A man holds a placard during an Oct. 22 protest in Berlin denouncing current global banking and financial industry practice.


A man holds a placard during an Oct. 22 protest in Berlin denouncing current global banking and financial industry practice.

October 31, 2011

A Vatican document has called for the gradual creation of a world political authority with broad powers to regulate financial markets and rein in the “inequalities and distortions of capitalist development.”

The document said the current global financial crisis has revealed “selfishness, collective greed and the hoarding of goods on a great scale.”

A supranational authority, it said, is needed to place the common good at the centre of international economic activity.

The 41-page text was titled, Toward Reforming the International Financial and Monetary Systems in the Context of Global Public Authority. Prepared by the Pontifical Council for Justice and Peace, it was released Oct. 24.

The document cited the teachings of popes over the last 40 years on the need for a universal public authority that would transcend national interests.

The current economic crisis, which has seen growing inequality between the rich and poor of the world, underlines the necessity to take concrete steps toward creating such an authority, it said.

One major step, it said, should be reform of the international monetary system in a way that involves developing countries. The document foresaw creation of a “central world bank” that would regulate the flow of monetary exchanges; it said the International Monetary Fund has lost the ability to control the amount of credit risk taken on by the system.

The document also proposed:

  • Taxation measures on financial transactions. Revenues could contribute to a “world reserve fund” to support the economies of countries hit by crisis.
  • Forms of recapitalization of banks with public funds that make support conditional on “virtuous” behaviour aimed at developing the real economy.
  • More effective management of financial shadow markets that are largely uncontrolled today.

Such moves would be designed to make the global economy more responsive to the needs of the person, and less “subordinated to the interests of countries that effectively enjoy a position of economic and financial advantage,” it said.


In making the case for a global authority, the document said the continued model of nationalistic self-interest seemed “anachronistic and surreal” in the age of globalization.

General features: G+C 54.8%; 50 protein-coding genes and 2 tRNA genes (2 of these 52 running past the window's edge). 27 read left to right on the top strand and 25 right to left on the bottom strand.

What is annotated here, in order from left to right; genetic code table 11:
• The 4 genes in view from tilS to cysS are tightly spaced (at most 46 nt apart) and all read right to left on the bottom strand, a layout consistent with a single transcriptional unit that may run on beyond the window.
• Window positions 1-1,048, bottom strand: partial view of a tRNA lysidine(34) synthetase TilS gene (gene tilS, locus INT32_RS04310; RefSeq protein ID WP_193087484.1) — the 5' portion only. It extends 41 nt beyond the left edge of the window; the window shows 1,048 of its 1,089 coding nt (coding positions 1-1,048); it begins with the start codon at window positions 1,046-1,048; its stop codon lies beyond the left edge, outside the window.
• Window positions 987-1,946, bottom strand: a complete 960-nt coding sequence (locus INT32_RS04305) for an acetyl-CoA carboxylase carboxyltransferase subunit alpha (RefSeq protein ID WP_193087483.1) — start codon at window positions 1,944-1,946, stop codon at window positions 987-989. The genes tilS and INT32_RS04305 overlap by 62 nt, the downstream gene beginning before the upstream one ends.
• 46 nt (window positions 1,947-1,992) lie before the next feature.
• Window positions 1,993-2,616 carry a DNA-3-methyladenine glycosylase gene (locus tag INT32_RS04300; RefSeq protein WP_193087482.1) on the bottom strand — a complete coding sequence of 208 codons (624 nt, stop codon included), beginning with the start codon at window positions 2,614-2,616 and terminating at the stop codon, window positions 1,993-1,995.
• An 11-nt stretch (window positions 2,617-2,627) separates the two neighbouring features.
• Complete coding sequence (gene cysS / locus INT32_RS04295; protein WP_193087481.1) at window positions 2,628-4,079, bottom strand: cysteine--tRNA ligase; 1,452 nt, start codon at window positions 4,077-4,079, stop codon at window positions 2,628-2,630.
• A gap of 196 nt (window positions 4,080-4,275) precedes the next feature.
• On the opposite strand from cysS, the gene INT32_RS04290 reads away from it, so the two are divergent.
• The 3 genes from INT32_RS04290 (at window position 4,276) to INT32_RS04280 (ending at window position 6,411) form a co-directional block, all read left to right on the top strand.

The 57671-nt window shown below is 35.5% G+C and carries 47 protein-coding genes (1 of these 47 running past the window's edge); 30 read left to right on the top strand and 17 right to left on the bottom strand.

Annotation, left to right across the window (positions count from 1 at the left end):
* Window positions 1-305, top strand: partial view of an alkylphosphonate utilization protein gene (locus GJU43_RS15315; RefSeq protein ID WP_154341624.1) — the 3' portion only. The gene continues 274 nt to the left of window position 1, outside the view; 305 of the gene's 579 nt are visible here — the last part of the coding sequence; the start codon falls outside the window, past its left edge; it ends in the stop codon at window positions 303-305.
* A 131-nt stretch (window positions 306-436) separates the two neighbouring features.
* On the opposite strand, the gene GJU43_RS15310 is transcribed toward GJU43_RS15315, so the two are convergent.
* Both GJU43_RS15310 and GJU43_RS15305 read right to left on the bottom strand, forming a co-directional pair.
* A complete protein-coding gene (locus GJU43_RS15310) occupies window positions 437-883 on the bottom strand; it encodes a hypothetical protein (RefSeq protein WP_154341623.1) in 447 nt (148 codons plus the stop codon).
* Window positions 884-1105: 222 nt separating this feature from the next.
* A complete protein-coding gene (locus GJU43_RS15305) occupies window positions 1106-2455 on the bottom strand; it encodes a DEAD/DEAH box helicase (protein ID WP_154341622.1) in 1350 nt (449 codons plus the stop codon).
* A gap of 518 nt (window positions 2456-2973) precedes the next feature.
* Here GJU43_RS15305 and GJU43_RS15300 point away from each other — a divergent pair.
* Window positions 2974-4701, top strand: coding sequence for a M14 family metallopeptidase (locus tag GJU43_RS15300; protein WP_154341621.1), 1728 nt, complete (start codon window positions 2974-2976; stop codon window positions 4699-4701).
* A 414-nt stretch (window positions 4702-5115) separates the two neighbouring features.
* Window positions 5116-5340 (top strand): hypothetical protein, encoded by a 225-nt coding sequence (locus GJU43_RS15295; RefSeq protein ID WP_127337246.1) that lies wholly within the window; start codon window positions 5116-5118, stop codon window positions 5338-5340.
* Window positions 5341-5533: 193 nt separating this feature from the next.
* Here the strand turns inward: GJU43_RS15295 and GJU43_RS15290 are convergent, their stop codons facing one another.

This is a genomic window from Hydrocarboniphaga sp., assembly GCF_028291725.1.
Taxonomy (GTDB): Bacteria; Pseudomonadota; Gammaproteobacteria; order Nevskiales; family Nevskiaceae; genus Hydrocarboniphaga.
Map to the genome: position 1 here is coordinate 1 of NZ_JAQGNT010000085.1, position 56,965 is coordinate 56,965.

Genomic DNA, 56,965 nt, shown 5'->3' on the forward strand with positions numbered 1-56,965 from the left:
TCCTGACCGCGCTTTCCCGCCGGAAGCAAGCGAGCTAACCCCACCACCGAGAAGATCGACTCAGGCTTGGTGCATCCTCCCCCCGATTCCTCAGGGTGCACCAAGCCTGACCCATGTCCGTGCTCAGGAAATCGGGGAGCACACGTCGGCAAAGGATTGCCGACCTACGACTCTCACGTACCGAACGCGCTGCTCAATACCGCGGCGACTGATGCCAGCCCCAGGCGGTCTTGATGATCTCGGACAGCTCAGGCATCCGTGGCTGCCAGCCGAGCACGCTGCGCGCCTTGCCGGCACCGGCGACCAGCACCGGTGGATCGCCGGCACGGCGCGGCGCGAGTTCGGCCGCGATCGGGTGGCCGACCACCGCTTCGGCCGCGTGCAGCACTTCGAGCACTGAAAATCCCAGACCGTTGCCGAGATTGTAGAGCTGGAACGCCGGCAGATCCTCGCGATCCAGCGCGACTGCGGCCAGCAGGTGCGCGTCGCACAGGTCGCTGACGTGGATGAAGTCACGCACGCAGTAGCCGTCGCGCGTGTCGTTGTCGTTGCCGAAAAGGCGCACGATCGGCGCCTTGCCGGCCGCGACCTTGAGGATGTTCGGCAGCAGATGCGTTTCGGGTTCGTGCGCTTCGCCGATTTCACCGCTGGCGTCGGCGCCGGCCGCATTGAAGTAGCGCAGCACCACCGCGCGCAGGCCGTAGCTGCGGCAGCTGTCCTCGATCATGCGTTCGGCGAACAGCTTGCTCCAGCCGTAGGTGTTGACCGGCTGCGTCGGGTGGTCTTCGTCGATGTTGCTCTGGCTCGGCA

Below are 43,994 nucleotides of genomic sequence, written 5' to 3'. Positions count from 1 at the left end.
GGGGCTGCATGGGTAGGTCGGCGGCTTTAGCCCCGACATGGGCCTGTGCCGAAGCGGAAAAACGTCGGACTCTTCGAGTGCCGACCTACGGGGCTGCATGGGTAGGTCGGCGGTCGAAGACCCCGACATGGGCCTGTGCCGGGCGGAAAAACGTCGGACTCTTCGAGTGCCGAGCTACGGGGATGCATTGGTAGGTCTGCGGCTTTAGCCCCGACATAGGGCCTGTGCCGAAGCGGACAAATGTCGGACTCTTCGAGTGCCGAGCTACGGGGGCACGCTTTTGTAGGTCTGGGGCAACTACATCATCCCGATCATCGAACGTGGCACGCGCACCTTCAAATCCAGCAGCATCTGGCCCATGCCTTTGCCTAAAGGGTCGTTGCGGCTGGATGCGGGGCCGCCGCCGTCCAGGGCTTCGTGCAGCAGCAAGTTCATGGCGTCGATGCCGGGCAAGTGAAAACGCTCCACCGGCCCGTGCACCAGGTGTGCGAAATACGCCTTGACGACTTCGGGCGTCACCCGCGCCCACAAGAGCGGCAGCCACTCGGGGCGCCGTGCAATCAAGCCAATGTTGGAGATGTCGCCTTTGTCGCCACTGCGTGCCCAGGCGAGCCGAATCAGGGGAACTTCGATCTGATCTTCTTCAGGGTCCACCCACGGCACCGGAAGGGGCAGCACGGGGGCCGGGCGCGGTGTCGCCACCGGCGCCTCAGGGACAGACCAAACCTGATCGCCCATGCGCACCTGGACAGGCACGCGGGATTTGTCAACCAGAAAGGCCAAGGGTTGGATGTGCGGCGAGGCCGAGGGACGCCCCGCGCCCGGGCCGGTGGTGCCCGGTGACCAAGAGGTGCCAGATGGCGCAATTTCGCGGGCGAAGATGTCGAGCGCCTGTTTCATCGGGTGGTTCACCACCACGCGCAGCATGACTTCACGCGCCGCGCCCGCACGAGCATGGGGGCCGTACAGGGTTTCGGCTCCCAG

“We should not be afraid to propose new ideas, even if they might destabilize pre-existing balances of power that prevail over the weakest,” it said.

The “new world dynamics,” it said, call for a “gradual, balanced transfer of a part of each nation’s powers to a world authority and to regional authorities.”

“In a world on its way to rapid globalization, the reference to a world authority becomes the only horizon compatible with the new realities of our time and the needs of humankind,” it said.

Helping to usher in this new society is a duty for everyone, especially for Christians, it said.


While the Vatican document focused on financial issues, it envisioned a much wider potential role for the global political authority.

People are reflected on an electronic board displaying exchange rates in a business distric in Tokyo Oct.24


People are reflected on an electronic board displaying exchange rates in a business distric in Tokyo Oct.24

The agenda also includes peace and security, disarmament and arms control, protection of human rights, and management of migration flows and food security, it said.

Establishing the authority will be a delicate project and will no doubt come at a cost of “anguish and suffering” as countries give up particular powers.

The authority should be set up gradually, on the basis of wide consultation and international agreements, and never imposed by force or coercion, it said.

The authority should intervene “only when individual, social or financial actors are intrinsically deficient in capacity, or cannot manage by themselves to do what is required of them,” it said.

Countries’ specific identities would be fully respected, it said.

The authority should transcend special interests, and its decisions “should not be the result of the more developed countries’ excessive power over the weaker countries.”

“A long road still needs to be travelled before arriving at the creation of a public authority with universal jurisdiction. It would seem logical for the reform process to proceed with the United Nations as its reference.”


At a news conference Oct. 24, the Vatican spokesman, Jesuit Father Federico Lombardi, emphasized the document was “not an expression of papal magisterium,” but instead was an “authoritative note of a Vatican agency,” the Pontifical Council for Justice and Peace.

The document did quote from the teachings of several popes, however, including those of Pope Benedict. In his 2009 encyclical Charity in Truth, the pope said there was “an urgent need of a true world political authority” that could give poorer nations a bigger voice in financial decision-making.

The document also cited Blessed John Paul II’s 1991 warning of the risk of an “idolatry of the market” in the wake of the failure of European communism. Today his warning “needs to be heeded without delay,” it said.

In fact, it said, the primary cause of the current global crisis has been “an economic liberalism that spurns rules and controls” and that relies solely on the laws of the market.